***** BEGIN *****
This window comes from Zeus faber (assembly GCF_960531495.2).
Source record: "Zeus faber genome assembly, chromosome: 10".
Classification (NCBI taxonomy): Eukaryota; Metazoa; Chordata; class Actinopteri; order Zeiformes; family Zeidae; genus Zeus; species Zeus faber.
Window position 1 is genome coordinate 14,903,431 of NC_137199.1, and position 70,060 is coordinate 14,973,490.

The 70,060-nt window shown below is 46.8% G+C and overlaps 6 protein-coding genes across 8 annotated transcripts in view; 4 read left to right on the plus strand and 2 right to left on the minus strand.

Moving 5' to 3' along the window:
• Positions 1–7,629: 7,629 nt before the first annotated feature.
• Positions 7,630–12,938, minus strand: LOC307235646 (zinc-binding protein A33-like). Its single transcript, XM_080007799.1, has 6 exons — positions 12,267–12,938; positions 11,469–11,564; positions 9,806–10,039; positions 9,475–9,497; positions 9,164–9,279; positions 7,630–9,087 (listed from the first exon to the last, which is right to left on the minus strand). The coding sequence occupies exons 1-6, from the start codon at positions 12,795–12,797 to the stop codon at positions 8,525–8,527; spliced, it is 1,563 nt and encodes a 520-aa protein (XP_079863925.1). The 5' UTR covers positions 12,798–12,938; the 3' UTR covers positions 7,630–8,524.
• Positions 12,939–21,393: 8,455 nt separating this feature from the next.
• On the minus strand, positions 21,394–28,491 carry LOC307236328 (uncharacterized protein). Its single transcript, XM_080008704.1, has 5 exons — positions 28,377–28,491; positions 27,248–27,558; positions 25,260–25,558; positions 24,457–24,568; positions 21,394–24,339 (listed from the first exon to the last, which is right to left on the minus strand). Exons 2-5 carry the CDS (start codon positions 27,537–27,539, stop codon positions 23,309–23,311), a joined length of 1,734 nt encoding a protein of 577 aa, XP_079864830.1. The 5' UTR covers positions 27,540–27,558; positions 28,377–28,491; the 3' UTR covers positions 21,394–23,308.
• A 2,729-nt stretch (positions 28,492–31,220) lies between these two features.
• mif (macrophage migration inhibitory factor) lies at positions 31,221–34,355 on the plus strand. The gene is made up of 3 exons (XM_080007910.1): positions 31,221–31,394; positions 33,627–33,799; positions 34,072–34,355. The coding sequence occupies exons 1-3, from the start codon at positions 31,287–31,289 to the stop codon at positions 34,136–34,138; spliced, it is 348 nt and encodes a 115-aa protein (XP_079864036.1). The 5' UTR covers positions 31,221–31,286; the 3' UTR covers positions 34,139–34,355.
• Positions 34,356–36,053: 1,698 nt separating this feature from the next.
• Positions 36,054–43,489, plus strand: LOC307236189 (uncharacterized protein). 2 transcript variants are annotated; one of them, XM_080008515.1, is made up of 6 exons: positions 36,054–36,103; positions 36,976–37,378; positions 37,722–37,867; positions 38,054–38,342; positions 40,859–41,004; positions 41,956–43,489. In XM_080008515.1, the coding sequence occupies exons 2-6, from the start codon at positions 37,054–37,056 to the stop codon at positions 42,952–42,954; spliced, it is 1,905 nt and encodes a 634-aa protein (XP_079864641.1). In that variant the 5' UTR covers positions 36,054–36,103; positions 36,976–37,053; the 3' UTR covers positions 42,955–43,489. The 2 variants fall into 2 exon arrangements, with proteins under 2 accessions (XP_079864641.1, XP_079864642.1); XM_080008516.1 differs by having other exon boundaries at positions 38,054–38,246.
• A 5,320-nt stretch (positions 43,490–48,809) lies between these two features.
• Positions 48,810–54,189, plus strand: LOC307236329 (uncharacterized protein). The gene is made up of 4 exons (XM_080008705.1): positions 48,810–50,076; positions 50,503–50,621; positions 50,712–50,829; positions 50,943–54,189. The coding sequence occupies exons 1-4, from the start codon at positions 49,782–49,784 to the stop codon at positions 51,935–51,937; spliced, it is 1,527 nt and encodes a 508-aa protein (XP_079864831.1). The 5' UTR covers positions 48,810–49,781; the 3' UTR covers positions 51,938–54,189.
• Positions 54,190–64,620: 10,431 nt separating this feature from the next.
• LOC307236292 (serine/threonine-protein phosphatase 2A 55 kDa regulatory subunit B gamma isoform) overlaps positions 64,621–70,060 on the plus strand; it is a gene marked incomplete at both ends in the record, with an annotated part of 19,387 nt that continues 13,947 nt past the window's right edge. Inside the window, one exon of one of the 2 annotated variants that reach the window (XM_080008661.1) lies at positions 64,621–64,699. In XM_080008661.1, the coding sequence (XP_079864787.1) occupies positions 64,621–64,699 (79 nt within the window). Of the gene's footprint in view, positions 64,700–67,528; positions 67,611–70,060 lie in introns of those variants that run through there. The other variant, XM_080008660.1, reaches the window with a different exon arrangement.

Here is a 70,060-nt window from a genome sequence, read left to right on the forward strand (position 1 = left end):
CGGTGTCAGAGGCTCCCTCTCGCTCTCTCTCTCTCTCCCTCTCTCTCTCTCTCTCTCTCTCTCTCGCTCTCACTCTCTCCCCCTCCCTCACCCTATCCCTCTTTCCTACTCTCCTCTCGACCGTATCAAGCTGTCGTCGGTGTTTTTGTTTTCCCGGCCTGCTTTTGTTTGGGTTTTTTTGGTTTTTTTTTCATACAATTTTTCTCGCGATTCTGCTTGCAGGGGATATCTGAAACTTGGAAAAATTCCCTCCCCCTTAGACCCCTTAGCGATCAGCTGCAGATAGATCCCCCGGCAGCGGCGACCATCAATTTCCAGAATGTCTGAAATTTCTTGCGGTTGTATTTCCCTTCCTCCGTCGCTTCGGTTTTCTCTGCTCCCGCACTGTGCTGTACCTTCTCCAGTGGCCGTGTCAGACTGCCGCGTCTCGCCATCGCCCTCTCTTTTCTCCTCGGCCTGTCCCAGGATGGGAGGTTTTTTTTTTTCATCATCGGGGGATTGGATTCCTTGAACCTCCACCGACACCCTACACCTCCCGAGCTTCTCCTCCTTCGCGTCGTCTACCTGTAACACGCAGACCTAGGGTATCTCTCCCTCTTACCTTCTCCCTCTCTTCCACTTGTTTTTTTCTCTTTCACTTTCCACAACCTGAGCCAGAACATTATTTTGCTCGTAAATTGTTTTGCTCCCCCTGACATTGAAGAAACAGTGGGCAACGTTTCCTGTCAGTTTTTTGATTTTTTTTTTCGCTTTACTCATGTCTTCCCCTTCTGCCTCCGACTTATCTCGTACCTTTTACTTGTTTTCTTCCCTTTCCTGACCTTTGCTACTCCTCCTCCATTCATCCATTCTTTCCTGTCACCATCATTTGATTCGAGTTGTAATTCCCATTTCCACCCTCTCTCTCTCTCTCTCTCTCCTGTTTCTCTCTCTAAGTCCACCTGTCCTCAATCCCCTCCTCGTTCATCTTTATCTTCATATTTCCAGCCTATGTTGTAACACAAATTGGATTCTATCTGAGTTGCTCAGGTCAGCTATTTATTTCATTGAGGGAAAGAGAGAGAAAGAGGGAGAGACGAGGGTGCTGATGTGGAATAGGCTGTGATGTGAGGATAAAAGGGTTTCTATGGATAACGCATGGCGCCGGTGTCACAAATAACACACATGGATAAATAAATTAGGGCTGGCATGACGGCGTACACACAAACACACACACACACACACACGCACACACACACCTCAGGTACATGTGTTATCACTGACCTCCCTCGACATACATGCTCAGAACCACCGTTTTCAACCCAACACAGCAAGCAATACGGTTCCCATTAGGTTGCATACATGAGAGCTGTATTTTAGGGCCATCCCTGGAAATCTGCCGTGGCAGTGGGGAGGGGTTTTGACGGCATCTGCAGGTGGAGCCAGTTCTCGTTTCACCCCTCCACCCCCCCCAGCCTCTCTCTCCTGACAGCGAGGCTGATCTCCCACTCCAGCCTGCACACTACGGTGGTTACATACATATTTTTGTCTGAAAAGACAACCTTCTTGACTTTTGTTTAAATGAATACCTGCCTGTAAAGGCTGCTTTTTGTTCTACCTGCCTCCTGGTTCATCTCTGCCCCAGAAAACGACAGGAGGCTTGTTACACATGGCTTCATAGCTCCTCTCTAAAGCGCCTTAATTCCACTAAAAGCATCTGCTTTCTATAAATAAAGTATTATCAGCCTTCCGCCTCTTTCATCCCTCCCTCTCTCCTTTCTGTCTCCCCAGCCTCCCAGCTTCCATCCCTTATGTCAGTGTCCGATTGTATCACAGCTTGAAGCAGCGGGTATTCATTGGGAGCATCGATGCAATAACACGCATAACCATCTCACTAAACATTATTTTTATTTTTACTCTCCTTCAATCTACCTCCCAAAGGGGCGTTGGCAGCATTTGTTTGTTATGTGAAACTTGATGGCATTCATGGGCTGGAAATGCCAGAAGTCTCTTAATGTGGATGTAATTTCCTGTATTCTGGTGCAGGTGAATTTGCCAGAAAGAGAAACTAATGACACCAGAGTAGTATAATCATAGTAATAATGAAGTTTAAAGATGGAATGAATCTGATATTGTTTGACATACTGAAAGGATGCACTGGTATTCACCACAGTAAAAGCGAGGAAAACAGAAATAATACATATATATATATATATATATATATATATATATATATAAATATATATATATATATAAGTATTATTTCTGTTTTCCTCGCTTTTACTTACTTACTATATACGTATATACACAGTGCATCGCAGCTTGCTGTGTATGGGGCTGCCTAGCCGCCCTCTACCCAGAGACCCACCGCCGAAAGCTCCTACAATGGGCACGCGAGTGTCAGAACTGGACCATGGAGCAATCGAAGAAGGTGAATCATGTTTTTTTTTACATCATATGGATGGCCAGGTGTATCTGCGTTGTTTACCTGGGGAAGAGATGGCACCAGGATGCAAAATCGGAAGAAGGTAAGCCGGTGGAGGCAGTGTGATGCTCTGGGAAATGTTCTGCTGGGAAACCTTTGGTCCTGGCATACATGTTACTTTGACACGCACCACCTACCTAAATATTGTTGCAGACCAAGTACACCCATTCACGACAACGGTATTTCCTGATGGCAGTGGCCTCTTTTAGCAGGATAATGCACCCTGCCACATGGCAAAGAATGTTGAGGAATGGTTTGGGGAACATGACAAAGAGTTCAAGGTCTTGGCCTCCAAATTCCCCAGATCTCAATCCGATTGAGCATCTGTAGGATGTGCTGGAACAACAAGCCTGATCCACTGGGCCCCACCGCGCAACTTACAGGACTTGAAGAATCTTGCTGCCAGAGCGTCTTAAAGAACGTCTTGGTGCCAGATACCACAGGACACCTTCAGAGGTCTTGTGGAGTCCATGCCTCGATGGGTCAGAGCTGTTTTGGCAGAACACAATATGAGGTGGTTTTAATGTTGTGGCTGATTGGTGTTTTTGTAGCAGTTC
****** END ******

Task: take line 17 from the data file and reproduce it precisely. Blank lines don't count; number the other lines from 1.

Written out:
• Positions 54,190–64,620: 10,431 nt separating this feature from the next.